Brexit markedly lowered global growth and interest rate expectations. As a result, company managements for US Financials focused on cost-cutting and strengthening their balance sheets. We believe US Financials are the cheapest sector and growing the fastest. During third-quarter earnings season, 76% of S&P 500 companies beat earnings estimates. While the average beat was 5.6%, Financials beat estimates by 8%. … read more

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M&A: boon or burden?

One important challenge for corporate bond investors in 2017 will likely be a continuing rise in idiosyncratic credit risks in investment grade markets. A significant contributor is a wave of M&A activity, which often benefits a company’s shareholders at the expense of its bondholders. In a low growth environment, management teams struggle to deliver shareholder growth organically and so M&A or shareholder buybacks become a natural solution. However, this usually leads to an uptick in leverage ratios, which is a risk for credit investors.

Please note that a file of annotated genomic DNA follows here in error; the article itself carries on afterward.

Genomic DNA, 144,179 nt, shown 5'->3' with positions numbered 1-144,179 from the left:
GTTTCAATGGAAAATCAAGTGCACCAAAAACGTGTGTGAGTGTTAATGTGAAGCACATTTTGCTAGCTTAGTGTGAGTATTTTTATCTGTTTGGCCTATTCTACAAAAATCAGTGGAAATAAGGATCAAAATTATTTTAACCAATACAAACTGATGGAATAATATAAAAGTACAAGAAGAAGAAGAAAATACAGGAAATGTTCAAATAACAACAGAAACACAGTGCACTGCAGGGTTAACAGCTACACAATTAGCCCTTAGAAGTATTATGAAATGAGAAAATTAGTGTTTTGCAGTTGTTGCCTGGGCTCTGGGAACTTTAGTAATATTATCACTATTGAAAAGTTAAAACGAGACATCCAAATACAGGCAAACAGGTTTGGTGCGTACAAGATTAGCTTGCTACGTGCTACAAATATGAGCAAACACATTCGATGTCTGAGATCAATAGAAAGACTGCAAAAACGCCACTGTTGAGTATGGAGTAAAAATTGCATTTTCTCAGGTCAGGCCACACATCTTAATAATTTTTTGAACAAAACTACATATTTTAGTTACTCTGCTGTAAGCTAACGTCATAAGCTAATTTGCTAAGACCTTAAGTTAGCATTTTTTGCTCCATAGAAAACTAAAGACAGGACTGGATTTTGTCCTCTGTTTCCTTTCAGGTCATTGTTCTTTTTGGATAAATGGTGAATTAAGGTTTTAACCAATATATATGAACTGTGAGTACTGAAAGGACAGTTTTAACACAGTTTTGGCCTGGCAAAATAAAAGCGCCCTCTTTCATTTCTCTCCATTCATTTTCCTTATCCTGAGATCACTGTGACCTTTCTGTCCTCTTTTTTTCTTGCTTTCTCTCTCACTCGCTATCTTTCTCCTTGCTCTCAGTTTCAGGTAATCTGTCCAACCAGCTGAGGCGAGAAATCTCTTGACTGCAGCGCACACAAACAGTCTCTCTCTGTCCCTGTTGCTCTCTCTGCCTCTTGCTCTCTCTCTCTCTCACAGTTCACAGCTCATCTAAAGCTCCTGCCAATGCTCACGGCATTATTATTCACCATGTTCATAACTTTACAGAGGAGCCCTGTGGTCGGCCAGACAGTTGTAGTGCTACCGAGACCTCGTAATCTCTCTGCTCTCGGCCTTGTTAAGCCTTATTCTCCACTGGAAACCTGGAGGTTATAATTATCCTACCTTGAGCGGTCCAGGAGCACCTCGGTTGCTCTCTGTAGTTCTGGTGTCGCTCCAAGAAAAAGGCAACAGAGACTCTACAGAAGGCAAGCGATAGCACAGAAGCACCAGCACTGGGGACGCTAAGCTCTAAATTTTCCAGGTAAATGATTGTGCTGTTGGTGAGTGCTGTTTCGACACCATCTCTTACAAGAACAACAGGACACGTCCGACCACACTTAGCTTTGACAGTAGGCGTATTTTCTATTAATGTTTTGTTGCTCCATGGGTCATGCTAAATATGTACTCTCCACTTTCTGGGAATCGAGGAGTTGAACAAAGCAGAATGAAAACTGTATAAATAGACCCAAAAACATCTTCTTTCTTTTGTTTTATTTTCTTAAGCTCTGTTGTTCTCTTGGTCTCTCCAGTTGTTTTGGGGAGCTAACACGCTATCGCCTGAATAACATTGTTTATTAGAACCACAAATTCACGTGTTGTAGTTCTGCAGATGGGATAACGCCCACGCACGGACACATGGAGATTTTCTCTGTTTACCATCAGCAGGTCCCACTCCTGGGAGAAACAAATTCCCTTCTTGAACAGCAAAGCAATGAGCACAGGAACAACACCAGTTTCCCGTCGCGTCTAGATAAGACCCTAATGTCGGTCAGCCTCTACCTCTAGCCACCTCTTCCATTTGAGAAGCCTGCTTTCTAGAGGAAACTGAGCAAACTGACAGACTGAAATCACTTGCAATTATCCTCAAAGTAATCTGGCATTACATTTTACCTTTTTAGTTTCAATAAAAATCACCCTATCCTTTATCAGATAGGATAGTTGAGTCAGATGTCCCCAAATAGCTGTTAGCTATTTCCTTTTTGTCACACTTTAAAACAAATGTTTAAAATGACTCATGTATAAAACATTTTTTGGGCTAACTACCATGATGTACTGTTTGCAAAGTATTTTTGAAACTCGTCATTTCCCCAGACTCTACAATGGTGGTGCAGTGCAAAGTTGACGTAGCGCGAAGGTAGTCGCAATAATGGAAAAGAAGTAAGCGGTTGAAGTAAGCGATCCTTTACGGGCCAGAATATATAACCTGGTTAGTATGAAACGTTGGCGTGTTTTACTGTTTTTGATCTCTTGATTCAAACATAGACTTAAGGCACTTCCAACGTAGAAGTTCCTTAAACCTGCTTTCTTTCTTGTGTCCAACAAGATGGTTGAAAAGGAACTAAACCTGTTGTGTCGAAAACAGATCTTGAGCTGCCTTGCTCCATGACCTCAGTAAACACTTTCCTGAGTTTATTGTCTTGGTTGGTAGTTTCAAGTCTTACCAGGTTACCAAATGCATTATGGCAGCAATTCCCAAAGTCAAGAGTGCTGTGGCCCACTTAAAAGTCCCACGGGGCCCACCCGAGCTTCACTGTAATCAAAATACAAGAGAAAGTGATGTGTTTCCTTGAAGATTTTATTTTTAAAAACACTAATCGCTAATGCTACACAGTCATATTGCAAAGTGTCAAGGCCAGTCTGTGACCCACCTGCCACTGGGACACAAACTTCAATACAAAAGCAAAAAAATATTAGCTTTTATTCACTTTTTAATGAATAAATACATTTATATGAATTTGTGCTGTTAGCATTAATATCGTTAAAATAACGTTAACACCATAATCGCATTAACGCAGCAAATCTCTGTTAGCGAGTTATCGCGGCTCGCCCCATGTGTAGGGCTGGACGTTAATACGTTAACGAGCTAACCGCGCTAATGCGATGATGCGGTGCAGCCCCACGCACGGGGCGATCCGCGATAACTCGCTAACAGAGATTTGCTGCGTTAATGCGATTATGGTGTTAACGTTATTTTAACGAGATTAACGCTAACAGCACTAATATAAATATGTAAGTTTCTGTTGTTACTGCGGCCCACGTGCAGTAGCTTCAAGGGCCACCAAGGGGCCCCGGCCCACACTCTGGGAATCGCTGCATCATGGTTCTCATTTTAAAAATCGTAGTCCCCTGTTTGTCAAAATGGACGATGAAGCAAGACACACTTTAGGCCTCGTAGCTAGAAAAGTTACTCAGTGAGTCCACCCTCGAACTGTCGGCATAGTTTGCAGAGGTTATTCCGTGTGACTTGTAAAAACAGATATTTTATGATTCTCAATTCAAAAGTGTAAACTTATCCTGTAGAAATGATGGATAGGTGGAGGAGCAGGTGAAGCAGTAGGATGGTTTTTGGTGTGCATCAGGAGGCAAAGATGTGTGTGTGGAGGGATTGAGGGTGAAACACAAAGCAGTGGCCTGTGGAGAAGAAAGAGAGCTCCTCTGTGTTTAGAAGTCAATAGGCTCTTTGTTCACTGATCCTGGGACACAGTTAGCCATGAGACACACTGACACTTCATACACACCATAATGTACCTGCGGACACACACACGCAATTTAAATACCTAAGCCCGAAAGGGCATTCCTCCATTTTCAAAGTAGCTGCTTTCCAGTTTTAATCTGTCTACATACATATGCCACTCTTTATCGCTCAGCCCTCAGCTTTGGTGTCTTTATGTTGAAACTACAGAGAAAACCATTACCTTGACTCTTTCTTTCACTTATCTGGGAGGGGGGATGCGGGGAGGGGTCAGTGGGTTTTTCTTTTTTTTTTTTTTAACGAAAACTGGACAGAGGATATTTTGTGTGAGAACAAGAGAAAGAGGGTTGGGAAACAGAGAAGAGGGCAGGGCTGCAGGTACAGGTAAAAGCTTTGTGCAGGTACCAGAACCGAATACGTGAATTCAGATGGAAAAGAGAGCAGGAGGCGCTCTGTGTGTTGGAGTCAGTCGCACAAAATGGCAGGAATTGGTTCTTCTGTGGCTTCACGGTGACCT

Issues surrounding corporate governance are another factor. Examples include last year’s Volkswagen scandal and this year’s controversy surrounding Deutsche Bank and the US Department of Justice.

That said, we do expect stable, positive economic growth across the US and Europe next year and this should create a supportive environment for credit. At the same time, some of the tailwinds that drove the asset class in 2016, notably the ECB’s corporate bond purchase programme, are likely to fade away, and we are mindful of that.

For more insight into what the next 12 months might hold for investors, please visit the BNY Mellon Markets 2017 special report.

Lucy Speake – Insight, a BNY Mellon company